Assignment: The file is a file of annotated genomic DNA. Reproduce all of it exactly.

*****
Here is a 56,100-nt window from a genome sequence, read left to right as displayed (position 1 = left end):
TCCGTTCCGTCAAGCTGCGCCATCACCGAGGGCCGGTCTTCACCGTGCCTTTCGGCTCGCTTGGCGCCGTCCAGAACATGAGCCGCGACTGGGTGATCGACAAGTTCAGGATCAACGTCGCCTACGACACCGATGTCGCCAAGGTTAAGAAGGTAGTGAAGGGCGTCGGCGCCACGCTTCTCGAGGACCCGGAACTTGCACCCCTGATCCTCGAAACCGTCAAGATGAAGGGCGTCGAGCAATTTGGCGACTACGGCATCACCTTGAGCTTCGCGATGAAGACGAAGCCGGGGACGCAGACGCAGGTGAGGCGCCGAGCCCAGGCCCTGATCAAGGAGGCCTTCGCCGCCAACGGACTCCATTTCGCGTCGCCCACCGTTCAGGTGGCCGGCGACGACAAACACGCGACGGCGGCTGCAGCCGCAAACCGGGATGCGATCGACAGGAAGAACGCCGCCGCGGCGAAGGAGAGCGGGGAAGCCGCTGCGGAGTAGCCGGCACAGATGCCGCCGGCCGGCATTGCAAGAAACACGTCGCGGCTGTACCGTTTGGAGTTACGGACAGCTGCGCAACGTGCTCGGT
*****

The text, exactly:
Here is a 56,100-nt window from a genome sequence, read left to right as displayed (position 1 = left end):
TCCGTTCCGTCAAGCTGCGCCATCACCGAGGGCCGGTCTTCACCGTGCCTTTCGGCTCGCTTGGCGCCGTCCAGAACATGAGCCGCGACTGGGTGATCGACAAGTTCAGGATCAACGTCGCCTACGACACCGATGTCGCCAAGGTTAAGAAGGTAGTGAAGGGCGTCGGCGCCACGCTTCTCGAGGACCCGGAACTTGCACCCCTGATCCTCGAAACCGTCAAGATGAAGGGCGTCGAGCAATTTGGCGACTACGGCATCACCTTGAGCTTCGCGATGAAGACGAAGCCGGGGACGCAGACGCAGGTGAGGCGCCGAGCCCAGGCCCTGATCAAGGAGGCCTTCGCCGCCAACGGACTCCATTTCGCGTCGCCCACCGTTCAGGTGGCCGGCGACGACAAACACGCGACGGCGGCTGCAGCCGCAAACCGGGATGCGATCGACAGGAAGAACGCCGCCGCGGCGAAGGAGAGCGGGGAAGCCGCTGCGGAGTAGCCGGCACAGATGCCGCCGGCCGGCATTGCAAGAAACACGTCGCGGCTGTACCGTTTGGAGTTACGGACAGCTGCGCAACGTGCTCGGT